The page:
This causes a feeling of resentment. Let me give you a simple example. Imagine you work in an office where one of your colleague has a squeaky chair. Every time he bends back or shifts his position, the chair makes a squeaky noise. It's a very irritating noise, one that makes you lose your train of thought. The first few times you turn your head around and glare at him while he nervously apologises. But after some time, one of two things happen - either you resign to your fate (Yeah, the chair makes noise, nothing that can be done about it) or you start complaining. You some times wonder why that guy needs to adjust his position so often. It is very rare that you would take steps to fix the problem, perhaps apply a drop of oil or ask the maintenance staff to have a look at it.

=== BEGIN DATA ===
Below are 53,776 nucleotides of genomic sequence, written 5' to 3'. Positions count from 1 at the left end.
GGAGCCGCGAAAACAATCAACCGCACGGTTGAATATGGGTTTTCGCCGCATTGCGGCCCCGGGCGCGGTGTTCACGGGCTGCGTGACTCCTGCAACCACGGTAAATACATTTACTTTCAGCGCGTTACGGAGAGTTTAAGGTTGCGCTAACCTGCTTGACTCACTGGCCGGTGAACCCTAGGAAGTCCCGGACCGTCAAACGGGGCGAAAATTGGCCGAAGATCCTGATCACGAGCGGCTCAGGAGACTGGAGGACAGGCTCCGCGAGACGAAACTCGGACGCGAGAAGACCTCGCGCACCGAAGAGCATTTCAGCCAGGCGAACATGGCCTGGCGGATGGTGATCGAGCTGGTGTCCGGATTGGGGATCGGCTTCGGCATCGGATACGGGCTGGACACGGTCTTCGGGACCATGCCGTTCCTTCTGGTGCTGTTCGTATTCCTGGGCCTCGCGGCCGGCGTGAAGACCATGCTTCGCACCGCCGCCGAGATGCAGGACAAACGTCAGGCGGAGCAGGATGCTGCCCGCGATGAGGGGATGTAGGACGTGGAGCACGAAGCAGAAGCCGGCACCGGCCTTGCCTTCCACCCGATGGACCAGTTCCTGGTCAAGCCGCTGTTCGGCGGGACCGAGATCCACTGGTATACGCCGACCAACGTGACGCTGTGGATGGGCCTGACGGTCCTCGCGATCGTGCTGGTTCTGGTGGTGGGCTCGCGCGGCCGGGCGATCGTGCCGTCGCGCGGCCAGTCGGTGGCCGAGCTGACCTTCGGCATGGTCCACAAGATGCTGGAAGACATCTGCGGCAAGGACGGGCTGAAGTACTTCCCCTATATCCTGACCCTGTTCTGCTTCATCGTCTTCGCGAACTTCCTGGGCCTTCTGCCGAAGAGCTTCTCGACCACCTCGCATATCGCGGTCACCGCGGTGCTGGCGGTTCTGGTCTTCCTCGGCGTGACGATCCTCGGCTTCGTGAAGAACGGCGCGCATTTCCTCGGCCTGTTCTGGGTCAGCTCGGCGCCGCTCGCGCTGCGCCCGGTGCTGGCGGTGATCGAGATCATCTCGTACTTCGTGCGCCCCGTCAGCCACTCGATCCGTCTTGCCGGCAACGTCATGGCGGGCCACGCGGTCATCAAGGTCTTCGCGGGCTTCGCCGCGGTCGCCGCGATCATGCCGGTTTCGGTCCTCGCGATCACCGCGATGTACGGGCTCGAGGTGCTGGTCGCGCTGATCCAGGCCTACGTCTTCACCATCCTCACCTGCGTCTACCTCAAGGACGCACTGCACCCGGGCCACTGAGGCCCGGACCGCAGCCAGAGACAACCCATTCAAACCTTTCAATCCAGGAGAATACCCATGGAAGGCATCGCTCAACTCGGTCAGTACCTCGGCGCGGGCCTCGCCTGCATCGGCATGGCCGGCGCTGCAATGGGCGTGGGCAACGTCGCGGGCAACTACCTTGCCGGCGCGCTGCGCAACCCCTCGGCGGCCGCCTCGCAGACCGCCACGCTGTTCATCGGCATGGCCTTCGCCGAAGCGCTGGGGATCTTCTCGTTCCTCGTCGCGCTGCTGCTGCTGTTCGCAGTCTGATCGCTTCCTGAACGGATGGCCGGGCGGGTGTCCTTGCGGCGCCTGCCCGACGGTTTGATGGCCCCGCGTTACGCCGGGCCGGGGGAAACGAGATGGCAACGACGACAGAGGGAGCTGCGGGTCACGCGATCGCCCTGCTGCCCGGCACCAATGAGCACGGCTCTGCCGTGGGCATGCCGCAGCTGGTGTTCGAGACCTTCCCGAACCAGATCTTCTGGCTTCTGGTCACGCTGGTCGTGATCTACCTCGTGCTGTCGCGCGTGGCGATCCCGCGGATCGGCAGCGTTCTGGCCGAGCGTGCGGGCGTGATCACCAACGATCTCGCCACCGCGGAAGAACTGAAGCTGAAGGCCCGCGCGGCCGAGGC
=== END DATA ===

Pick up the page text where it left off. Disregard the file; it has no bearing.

The same isn't true when things are not happening in your immediate circles. Your interest in others' problems decreases as the radius of the circle increases. If someone drove rashly and dented a stranger's car, we are going to be mere spectators. We tell ourselves, "Too bad, but let's watch and see how the situation develops" perhaps with a sense of schadenfreude. The reason is that we do not identify with them.
"It's not my problem. Why should I care?" - This train of thought is the number one reason for failure of development - Whether you are writing software or trying to live in a society. If your neighbours are throwing garbage in a vacant plot of land near your house, the garbage will only accumulate over a period of time. If your neighbour was throwing garbage into your yard, would you keep quiet? But when it's someone else's yard, you complain to your friends saying that the neighbour in question has no civic sense. You whine and you rant. And then you forget about it. You don't feel it is your problem. Perhaps it is the job of the land owner or the civic body or govt. Why should I get involved?